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Written: Ir MA Lee Tak

Getting an ideal home is nothing easy in Hong Kong due to soaring property prices as a result of scarce land resources.  It is not uncommon that families with younger and older generations are living under the same roof in cramped conditions.  Therefor when planning an age-friendly home for the elderly, the needs of other family members have to be taken into account as well.  Universal Design will help in this particular situation.
 
Universal Design is an emerging approach which aims to create a more user-friendly and safe living environment by incorporating features accommodating the widest possible range of user needs.  Universal Design embodies safety, convenience and the barrier-free concept.  It takes account of space efficiency, accessibility, flexibility and identity, as well as cost effectiveness.  As we have different needs at various times of our lives, such as when falling ill or getting old, Universal Design is playing an inclusive role to satisfy all such needs.  The Hong Kong Housing Society has thus published the Universal Design Guidebook For Residential Development In Hong Kong for public reference.
 
You may get some helpful tips from the said Guidebook when considering the everyday person-to-person nursing care for your elders with poor mobility or in a wheelchair.  More attention should be paid to bathrooms and toilets which are indeed the worst potential hazards at home.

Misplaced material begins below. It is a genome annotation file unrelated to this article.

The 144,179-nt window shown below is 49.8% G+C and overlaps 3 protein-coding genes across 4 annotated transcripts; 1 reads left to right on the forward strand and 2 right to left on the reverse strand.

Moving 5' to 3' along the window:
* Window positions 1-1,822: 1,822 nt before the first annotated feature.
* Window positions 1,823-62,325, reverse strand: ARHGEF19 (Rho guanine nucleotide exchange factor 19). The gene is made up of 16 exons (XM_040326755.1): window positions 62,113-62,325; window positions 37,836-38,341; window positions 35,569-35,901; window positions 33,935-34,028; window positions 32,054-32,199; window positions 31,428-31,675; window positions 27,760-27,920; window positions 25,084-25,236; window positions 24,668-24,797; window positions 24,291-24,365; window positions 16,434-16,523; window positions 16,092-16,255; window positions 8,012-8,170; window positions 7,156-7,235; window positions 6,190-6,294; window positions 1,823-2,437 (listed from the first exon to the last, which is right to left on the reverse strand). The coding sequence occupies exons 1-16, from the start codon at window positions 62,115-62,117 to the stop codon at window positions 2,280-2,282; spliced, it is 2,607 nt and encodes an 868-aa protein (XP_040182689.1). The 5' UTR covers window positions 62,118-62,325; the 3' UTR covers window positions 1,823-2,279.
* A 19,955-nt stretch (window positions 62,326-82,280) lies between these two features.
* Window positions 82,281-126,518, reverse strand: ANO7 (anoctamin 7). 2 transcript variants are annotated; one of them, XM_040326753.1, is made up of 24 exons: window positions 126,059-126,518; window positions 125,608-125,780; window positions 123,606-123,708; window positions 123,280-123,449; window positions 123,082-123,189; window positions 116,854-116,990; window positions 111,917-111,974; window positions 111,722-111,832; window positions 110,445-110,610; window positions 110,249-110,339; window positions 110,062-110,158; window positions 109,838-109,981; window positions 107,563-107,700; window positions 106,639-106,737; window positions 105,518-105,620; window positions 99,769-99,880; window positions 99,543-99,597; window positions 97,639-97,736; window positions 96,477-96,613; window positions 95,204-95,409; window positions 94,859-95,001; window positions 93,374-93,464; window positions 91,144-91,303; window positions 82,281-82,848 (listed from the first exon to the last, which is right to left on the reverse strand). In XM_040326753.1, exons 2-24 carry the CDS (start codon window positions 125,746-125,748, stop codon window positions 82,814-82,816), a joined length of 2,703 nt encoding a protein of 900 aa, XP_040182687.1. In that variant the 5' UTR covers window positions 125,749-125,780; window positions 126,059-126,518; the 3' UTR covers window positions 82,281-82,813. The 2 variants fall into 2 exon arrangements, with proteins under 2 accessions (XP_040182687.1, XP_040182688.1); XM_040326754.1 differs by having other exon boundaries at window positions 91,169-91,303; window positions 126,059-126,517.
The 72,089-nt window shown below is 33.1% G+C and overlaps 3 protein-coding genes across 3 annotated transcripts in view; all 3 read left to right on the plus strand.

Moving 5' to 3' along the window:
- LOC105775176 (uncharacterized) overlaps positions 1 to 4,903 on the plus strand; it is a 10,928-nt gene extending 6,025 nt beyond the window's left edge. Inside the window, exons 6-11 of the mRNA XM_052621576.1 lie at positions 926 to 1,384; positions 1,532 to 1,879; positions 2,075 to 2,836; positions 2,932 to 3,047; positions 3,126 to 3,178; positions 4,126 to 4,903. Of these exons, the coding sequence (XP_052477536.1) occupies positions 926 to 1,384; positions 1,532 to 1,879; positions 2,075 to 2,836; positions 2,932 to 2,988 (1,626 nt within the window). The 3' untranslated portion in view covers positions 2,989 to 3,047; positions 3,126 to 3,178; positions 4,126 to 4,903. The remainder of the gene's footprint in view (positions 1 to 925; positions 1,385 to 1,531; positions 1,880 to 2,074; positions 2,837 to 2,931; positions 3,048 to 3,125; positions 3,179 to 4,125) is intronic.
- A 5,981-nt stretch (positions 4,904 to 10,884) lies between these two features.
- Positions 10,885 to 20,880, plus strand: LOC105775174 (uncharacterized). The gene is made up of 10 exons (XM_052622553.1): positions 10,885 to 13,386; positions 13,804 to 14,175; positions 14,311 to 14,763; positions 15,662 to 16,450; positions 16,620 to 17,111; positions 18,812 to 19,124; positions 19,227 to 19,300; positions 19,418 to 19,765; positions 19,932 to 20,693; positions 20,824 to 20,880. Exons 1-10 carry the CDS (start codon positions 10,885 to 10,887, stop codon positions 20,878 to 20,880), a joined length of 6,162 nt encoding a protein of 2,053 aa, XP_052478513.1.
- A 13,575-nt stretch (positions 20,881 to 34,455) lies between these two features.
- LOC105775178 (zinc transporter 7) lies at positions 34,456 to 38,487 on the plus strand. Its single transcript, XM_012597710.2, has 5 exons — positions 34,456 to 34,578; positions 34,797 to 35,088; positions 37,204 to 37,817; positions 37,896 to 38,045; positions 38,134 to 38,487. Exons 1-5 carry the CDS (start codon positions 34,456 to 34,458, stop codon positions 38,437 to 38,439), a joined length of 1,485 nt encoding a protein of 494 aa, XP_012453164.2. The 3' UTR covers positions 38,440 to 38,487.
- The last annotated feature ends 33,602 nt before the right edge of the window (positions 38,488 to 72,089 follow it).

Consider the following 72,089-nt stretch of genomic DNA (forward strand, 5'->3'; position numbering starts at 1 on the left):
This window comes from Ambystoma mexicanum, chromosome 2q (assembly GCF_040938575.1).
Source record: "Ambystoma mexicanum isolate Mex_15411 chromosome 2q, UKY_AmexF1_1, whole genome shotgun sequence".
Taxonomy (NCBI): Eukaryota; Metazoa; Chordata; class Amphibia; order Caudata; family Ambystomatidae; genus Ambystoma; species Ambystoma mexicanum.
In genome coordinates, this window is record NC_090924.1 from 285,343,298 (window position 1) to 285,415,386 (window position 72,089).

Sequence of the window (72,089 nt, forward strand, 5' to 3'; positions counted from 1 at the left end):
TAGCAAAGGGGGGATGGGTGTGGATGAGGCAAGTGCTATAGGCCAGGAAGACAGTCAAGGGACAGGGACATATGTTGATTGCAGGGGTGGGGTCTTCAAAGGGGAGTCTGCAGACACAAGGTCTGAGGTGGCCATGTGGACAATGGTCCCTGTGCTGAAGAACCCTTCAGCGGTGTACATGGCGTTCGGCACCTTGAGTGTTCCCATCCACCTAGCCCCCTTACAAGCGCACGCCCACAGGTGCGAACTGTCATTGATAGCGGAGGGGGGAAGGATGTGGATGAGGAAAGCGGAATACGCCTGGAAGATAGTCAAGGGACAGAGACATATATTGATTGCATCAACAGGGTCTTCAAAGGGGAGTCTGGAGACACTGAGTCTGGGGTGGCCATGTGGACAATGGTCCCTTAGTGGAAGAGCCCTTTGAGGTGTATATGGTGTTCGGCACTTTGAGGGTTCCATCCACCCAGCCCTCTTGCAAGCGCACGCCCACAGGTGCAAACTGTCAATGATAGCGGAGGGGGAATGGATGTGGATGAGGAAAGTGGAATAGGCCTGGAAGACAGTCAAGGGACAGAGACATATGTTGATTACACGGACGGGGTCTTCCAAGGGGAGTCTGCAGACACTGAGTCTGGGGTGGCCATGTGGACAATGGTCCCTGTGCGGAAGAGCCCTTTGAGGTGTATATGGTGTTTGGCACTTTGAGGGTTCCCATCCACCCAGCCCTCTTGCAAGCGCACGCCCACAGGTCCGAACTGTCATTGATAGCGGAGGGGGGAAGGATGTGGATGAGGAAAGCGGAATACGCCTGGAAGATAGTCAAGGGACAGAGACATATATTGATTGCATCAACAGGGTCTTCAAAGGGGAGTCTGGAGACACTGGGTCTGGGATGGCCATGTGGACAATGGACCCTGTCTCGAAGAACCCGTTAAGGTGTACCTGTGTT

It is recommended that bathtubs should be replaced with walk-in showers using sliding doors to save space.  A sturdy seat, preferably adjustable in height, should be provided inside a shower cubicle.  Right beside the shower seat, a horizontal handrail should be installed from the rear seat wall to the adjacent wall at a height of 750mm from the floor of the shower cubicle.
 
Slip-resistant shower floor grilles may be installed to provide a level surface for standing, while the slanting drained surface beneath the grilles allows water to drain away so that it would not be slippery on top of the grilles.  Alternatively, channel drains can be put in place along the border of the shower floor, with the floor surface inclining towards the channel drains for easy drainage.  Showers should have flexible hoses and sliding rails so that the height of showerheads can be adjusted for showering or hair washing.
 
To facilitate use by people in wheelchairs, it is recommended that knee space not less than 650mm should be provided under washbasins, preferably with no cabinets.  Where there is a need, shallow cabinets may be provided in combination with semi-countertop washbasins.  At the washbasin, a tap/faucet with a pull-out flexible hose may be installed for hair washing.  The rim of a washbasin counter shall be not higher than 800mm above floor level.
 
It is suggested that the seat of a water closet should be at a height of 450mm-480mm above floor level, and flushing controls be at a height of 600mm-1100mm above floor level.  At least one horizontal handrail should be installed at the side of the water closet, with a length of not less than 600mm and at a height of 750mm above floor level.
 
The details above aim to meet the needs of older persons and their families so that bathroom and toilet facilities can be used safely at all times.